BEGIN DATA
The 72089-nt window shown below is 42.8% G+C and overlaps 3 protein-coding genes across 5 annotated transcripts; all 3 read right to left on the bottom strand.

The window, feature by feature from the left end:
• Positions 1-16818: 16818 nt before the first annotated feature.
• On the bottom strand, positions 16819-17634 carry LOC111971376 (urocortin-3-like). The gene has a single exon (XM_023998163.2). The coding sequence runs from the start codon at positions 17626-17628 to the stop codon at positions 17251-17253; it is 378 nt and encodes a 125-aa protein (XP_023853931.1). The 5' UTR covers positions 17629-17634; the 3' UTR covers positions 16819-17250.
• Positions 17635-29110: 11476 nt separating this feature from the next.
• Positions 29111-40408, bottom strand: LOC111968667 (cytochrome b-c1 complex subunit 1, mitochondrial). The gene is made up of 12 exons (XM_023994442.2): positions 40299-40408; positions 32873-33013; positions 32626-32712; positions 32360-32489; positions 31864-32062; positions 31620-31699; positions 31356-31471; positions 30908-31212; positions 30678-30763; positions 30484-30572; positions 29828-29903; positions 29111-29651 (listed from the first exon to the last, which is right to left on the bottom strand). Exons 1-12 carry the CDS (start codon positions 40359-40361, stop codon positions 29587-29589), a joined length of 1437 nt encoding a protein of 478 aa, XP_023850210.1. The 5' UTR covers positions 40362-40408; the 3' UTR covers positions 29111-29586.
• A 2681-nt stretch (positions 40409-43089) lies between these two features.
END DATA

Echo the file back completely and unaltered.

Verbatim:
The 72089-nt window shown below is 42.8% G+C and overlaps 3 protein-coding genes across 5 annotated transcripts; all 3 read right to left on the bottom strand.

The window, feature by feature from the left end:
• Positions 1-16818: 16818 nt before the first annotated feature.
• On the bottom strand, positions 16819-17634 carry LOC111971376 (urocortin-3-like). The gene has a single exon (XM_023998163.2). The coding sequence runs from the start codon at positions 17626-17628 to the stop codon at positions 17251-17253; it is 378 nt and encodes a 125-aa protein (XP_023853931.1). The 5' UTR covers positions 17629-17634; the 3' UTR covers positions 16819-17250.
• Positions 17635-29110: 11476 nt separating this feature from the next.
• Positions 29111-40408, bottom strand: LOC111968667 (cytochrome b-c1 complex subunit 1, mitochondrial). The gene is made up of 12 exons (XM_023994442.2): positions 40299-40408; positions 32873-33013; positions 32626-32712; positions 32360-32489; positions 31864-32062; positions 31620-31699; positions 31356-31471; positions 30908-31212; positions 30678-30763; positions 30484-30572; positions 29828-29903; positions 29111-29651 (listed from the first exon to the last, which is right to left on the bottom strand). Exons 1-12 carry the CDS (start codon positions 40359-40361, stop codon positions 29587-29589), a joined length of 1437 nt encoding a protein of 478 aa, XP_023850210.1. The 5' UTR covers positions 40362-40408; the 3' UTR covers positions 29111-29586.
• A 2681-nt stretch (positions 40409-43089) lies between these two features.